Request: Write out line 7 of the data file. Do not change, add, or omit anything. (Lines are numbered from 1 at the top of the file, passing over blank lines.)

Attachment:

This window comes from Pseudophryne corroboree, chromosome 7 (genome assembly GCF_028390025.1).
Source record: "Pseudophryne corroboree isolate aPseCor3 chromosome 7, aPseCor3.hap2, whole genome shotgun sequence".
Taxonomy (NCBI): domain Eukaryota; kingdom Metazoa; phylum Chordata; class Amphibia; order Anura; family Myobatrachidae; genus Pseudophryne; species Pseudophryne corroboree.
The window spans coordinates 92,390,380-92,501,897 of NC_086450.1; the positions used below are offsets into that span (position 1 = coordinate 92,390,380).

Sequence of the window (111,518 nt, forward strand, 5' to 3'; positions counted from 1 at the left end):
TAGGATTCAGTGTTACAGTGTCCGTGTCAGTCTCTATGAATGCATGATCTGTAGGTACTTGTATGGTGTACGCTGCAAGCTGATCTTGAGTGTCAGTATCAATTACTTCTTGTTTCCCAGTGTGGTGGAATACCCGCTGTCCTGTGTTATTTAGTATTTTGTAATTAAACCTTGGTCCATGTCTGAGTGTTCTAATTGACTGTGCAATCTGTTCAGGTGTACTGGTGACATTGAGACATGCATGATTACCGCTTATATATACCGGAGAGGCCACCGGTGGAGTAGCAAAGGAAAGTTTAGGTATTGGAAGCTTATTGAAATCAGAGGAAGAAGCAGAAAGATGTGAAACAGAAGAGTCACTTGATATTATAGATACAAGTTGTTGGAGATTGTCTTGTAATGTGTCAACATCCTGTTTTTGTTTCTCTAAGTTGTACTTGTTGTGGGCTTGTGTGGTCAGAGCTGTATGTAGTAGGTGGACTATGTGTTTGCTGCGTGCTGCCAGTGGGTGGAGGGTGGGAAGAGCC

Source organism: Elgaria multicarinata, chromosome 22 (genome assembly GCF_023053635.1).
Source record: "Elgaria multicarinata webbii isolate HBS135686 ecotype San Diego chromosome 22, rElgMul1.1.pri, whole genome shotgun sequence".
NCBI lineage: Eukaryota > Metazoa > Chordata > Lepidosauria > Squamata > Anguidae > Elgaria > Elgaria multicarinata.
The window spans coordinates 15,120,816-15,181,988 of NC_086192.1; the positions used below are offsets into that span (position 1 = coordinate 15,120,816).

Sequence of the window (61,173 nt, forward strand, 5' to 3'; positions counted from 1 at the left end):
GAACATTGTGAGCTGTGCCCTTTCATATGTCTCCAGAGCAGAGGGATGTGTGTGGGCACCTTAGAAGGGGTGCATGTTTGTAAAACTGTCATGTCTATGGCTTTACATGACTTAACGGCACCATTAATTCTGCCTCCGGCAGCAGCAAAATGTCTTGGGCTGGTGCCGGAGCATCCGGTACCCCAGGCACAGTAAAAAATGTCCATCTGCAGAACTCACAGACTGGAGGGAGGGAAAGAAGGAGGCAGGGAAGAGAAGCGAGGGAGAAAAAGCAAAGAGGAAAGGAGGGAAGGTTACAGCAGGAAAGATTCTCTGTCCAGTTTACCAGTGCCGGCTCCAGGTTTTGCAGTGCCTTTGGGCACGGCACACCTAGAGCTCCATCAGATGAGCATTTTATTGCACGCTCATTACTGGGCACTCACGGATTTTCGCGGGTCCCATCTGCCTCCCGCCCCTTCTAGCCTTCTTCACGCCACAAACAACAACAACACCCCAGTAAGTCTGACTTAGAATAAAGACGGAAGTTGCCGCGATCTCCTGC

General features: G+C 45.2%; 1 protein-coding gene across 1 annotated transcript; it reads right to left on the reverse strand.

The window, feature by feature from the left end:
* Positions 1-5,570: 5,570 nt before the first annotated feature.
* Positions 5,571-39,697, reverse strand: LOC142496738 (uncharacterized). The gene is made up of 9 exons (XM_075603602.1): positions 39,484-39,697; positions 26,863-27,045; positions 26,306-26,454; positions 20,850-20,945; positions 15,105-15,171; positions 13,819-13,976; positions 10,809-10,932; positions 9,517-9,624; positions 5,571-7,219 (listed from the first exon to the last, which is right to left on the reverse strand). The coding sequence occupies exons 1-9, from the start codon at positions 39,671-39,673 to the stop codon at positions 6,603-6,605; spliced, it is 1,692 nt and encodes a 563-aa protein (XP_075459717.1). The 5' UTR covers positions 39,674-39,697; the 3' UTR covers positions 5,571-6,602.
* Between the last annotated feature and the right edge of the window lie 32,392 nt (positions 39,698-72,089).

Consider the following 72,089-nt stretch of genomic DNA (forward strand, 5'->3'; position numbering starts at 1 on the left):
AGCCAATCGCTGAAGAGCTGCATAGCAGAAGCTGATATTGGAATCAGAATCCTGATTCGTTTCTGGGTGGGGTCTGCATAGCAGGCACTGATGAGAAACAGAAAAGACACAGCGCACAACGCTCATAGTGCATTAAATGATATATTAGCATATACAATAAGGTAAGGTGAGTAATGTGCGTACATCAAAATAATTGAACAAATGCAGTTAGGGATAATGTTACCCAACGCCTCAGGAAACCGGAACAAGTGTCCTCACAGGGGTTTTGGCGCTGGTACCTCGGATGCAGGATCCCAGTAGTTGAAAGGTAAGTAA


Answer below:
Source organism: Elgaria multicarinata, chromosome 22 (genome assembly GCF_023053635.1).